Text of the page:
Thanksgiving -- and Christmas -- will come early for Kyle Okposo. His welcome home party was scheduled to start Thursday night when the Islanders arrived in St. Paul, Minn., where Okposo was raised.

The Islanders will play the Minnesota Wild Friday night with a large group of Okposo's family, friends and neighbors in the seats at Excel Energy Center.

"There is a big homecoming,'' Michelle Okposo, Kyle's mother, said in a phone interview. "We are having a pre-full-out Thanksgiving with all of his aunts and uncles and cousins. It is at his uncle's new house, which Kyle hasn't seen yet.''

Mrs. Okposo said this is the eighth straight year her son will not be home for the holidays, so the celebration takes place based on the Islanders' schedule. "We have a tradition,'' she said, "we call it a very happy Kyle Thanksgiving or a very merry Kyle Christmas.'' This time, it will encompass both.

Michelle Okposo will also host a party in Kyle's honor before the game. "They'll be about 60 people,'' she said. "Old friends, neighbors, core family. We open gifts and all that good stuff.''

Kyle Okposo was a bit chagrined that anyone outside the family was privy to the "very Kyle'' doings, but he thoroughly enjoys the attention, saying "it is always fun and playing at home and going back there will be a good time.''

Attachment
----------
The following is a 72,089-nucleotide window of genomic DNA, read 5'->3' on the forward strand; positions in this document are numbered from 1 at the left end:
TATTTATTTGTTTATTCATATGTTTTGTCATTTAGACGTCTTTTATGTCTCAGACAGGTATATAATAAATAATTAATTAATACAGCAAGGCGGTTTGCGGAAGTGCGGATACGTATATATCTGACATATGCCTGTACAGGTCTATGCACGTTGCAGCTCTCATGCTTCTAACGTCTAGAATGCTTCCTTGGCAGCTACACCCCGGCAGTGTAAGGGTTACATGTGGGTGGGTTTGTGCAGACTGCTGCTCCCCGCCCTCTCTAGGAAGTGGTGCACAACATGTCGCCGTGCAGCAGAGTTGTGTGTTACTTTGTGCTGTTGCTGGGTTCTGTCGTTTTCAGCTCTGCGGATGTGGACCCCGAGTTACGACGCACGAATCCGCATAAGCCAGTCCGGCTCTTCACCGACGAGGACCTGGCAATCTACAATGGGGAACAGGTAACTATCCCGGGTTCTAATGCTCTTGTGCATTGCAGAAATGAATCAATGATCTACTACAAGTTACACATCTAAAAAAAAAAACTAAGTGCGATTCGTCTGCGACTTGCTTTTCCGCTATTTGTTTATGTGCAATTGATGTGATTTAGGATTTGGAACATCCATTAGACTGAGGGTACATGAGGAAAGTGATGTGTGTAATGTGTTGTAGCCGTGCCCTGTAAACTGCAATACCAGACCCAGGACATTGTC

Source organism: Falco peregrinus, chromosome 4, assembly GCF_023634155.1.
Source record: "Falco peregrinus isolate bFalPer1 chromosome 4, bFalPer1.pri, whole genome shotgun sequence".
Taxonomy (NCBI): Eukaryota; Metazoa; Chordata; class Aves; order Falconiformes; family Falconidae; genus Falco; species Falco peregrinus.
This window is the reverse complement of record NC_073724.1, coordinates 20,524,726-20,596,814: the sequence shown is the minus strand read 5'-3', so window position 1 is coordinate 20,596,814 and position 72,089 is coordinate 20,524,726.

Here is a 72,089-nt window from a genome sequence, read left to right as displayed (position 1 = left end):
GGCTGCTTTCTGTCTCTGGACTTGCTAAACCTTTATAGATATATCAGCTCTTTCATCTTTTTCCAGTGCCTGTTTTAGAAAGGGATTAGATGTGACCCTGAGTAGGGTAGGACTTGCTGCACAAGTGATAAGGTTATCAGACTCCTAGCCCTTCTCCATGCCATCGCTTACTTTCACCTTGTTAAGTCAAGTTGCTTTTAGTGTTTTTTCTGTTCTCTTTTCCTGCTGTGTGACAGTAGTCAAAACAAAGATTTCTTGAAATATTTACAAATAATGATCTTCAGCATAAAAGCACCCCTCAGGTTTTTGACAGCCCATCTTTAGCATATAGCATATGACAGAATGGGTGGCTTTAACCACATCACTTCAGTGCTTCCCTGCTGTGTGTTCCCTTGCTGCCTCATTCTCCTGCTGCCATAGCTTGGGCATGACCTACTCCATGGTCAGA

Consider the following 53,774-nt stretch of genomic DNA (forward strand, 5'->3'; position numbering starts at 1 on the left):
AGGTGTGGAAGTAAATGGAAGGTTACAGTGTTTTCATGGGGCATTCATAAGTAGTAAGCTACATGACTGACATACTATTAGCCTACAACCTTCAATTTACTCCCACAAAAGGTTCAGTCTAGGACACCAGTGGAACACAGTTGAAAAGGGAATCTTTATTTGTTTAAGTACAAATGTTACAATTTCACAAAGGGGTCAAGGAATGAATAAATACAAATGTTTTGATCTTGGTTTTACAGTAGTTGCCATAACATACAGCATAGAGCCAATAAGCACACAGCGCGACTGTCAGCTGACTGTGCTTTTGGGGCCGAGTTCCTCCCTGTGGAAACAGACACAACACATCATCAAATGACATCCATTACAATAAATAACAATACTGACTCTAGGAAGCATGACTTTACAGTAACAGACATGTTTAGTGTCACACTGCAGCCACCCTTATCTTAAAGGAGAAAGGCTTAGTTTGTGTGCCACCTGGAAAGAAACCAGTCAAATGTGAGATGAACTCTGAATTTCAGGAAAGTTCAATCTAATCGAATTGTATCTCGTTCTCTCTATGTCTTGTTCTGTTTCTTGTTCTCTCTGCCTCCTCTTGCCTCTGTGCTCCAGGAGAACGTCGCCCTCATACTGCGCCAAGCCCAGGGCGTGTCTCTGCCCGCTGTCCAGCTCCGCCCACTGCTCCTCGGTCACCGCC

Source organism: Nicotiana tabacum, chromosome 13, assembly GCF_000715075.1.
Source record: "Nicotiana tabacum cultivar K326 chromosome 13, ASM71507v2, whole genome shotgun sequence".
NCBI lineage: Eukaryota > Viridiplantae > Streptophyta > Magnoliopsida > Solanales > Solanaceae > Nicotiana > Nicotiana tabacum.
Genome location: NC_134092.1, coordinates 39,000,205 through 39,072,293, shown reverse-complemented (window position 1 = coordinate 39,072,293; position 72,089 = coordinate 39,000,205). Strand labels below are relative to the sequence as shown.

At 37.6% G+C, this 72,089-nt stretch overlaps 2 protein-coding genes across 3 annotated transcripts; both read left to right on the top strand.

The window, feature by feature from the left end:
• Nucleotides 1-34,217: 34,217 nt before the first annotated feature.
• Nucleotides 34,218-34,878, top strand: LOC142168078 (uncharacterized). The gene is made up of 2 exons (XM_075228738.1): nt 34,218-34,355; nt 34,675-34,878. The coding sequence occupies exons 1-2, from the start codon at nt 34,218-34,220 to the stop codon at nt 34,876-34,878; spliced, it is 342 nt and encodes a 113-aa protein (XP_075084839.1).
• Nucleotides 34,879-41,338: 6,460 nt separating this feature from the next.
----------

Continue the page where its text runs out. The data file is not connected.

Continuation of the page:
The situation was a bit frantic just about two years ago when Okposo, now 21, left for the Islanders organization in December of his sophomore year at the University of Minnesota. In a controversial move, Okposo joined the franchise that drafted him in 2006. It was not a unilateral decision on Okposo's part. At the time, Islanders general manger Garth Snow said he was not pleased with the way the college hockey team was handling Okposo.

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"It was obviously not the best situation to be in,'' Okposo said. "But I tried to make the most of it and just play hockey because that is what my ultimate goal was, just play and have fun. [But] it was definitely a different situation that I wasn't expecting to be in.''

Okposo's parents, registered pharmacists, set a premium on their son's education and had some trepidation about him leaving school. "Absolutely,'' his mom said, "the philosophy of his dad and I were to have both kids go to college."

But that did not mean they objected to his decision. "As parents it is our job to provide the resources and support for the child to realize his passion," his mother said.